Many people have wondered about charcoal toothpaste. Charcoal is currently very popular and is being used in a variety of different areas. You’ll find it in many applications including facials, vitamins, soap, and even shampoos. Recently, charcoal toothpaste is gaining in popularity for dental care.

What is ‘Activated’ Charcoal?

Charcoal is the substance left after something such as the wood in your fireplace has burned and is naturally a porous substance. When this charcoal is treated with gas the pores become larger and increase in number. This improves its ability to absorb impurities and is called ‘activated charcoal.’

Because charcoal has the ability to absorb impurities and grab foreign matter you’ll find it commonly used in water filters. It is so good at grabbing impurities doctors use activated charcoal to treat patients that experience overdoses or poisoning.

What Charcoal Toothpaste Can Do For You

Activated charcoal toothpaste can clean your teeth by removing plaque and stains, and will even whiten your teeth and improve your breath. It sounds pretty good, but what kinds of concerns or dangers are there?

Charcoal Toothpaste Dental Concerns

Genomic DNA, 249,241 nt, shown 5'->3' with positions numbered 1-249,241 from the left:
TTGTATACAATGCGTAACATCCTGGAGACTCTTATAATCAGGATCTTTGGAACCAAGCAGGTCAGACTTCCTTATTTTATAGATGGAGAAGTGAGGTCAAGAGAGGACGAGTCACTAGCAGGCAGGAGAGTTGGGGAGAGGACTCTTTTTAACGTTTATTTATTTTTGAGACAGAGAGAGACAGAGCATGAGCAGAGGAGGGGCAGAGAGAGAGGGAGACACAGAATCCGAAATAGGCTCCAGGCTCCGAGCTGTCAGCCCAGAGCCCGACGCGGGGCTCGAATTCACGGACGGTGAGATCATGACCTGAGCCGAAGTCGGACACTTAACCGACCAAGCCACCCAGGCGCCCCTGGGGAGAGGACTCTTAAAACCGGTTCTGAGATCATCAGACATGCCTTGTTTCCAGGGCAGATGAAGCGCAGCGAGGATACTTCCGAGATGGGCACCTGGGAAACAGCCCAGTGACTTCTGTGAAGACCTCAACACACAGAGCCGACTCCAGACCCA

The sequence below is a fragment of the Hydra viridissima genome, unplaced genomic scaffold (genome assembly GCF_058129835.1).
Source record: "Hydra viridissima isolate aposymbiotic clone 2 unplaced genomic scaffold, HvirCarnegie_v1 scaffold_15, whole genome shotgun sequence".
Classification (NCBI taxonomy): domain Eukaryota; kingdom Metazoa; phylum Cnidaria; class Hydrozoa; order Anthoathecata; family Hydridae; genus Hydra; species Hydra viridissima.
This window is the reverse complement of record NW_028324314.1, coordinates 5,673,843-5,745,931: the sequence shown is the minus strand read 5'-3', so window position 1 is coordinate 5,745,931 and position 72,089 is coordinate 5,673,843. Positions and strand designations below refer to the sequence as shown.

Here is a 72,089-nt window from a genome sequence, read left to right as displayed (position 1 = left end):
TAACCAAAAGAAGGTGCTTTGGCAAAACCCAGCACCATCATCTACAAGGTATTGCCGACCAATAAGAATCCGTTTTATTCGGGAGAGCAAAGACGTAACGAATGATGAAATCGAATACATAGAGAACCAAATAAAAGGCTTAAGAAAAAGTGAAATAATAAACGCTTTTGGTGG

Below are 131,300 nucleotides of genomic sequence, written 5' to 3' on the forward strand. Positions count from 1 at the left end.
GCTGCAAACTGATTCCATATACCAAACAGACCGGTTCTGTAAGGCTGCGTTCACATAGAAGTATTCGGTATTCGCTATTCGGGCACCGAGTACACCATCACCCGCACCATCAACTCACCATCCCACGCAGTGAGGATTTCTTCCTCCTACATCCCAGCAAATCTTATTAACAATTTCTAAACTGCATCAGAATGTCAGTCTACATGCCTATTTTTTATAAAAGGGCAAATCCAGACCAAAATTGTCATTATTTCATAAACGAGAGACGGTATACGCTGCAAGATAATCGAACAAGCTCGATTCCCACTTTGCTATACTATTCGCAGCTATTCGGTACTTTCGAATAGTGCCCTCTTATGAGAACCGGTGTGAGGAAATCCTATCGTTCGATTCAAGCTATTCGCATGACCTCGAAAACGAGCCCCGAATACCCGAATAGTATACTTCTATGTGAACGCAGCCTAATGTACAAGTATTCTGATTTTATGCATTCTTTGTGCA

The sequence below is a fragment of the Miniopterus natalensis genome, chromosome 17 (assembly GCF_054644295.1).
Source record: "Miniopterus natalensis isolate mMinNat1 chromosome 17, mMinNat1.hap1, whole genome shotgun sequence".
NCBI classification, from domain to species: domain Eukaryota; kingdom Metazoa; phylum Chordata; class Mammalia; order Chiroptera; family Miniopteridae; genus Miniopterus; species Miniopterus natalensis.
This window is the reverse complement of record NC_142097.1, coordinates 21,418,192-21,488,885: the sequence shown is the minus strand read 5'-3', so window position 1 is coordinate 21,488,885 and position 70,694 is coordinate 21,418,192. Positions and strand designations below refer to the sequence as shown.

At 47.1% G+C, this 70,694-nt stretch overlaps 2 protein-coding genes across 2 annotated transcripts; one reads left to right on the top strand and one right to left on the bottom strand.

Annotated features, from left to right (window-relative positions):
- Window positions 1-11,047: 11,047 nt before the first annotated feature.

Charcoal is an abrasive substance. The outer white layer that protects your teeth is enamel, and it cannot be replaced. You only get the enamel you are born with. Since charcoal toothpaste is so abrasive, if it is used daily or you brush too aggressively you risk removing the enamel of your teeth and exposing the inner yellow dentin.

Charcoal toothpaste does not contain fluoride and therefore cannot protect your teeth. Fluoride is the only mineral that can harden the enamel of your teeth and is an added ingredient in commercial toothpaste. Without fluoride, the enamel of your teeth is at risk of developing cavities which can lead to more problems later.

A Word of Caution

Teeth that have exposed roots are at a higher risk of damage by charcoal toothpaste. If you choose to use charcoal toothpaste be careful not to ingest any. Also, if you take medications, check to make sure charcoal won’t interfere with them.

If you choose to use charcoal toothpaste avoid using it on a daily basis, but only as an occasional supplement to your regular dental care. Be careful to brush your teeth gently when using it.

Consult Your Dentist

Your smile is one of the first things people see when you meet them. Good dental care will help you to keep that great smile. If you have concerns regarding the whiteness of your teeth, consider calling a dentist for a consultation before using at home methods. Most dental professionals can whiten your teeth for a longer period of time than charcoal toothpaste, and without concern of enamel damage.

If you would like to consult a San Marcos dentist about professional or at home teeth whitening, contact the office of Dr. Larry D. Molenda, D.D.S. We’ll be happy to answer your questions or set up an appointment for dental care.